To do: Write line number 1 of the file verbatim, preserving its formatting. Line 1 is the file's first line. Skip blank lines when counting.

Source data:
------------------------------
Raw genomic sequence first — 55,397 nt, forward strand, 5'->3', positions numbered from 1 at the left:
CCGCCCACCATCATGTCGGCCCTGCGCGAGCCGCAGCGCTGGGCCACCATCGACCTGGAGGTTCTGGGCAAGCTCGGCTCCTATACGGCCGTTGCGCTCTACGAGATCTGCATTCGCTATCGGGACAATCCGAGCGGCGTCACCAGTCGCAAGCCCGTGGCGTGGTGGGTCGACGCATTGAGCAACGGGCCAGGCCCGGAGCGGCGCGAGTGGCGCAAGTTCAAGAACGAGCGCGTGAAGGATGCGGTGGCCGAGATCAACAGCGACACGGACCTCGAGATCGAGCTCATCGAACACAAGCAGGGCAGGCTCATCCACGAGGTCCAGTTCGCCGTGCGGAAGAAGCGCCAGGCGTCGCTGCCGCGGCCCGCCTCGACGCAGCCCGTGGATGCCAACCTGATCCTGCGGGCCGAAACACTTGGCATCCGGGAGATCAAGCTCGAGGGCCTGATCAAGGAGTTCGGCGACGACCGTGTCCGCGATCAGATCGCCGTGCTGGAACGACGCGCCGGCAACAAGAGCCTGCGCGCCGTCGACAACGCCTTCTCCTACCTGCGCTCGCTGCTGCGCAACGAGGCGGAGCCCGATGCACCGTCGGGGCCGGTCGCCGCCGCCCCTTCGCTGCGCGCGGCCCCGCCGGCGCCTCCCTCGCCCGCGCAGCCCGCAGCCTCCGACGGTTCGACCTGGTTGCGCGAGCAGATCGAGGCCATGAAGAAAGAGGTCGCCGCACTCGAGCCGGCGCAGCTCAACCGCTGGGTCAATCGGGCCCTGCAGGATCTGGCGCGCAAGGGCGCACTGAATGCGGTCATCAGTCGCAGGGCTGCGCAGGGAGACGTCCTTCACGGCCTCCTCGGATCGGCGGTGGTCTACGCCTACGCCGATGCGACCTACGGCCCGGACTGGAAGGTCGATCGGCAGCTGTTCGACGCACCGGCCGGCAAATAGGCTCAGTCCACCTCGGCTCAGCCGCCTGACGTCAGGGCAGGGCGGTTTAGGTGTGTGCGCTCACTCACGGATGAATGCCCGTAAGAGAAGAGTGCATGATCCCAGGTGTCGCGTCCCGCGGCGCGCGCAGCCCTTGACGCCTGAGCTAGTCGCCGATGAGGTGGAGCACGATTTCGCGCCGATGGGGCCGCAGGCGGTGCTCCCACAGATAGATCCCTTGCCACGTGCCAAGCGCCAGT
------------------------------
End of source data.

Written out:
Raw genomic sequence first — 55,397 nt, forward strand, 5'->3', positions numbered from 1 at the left: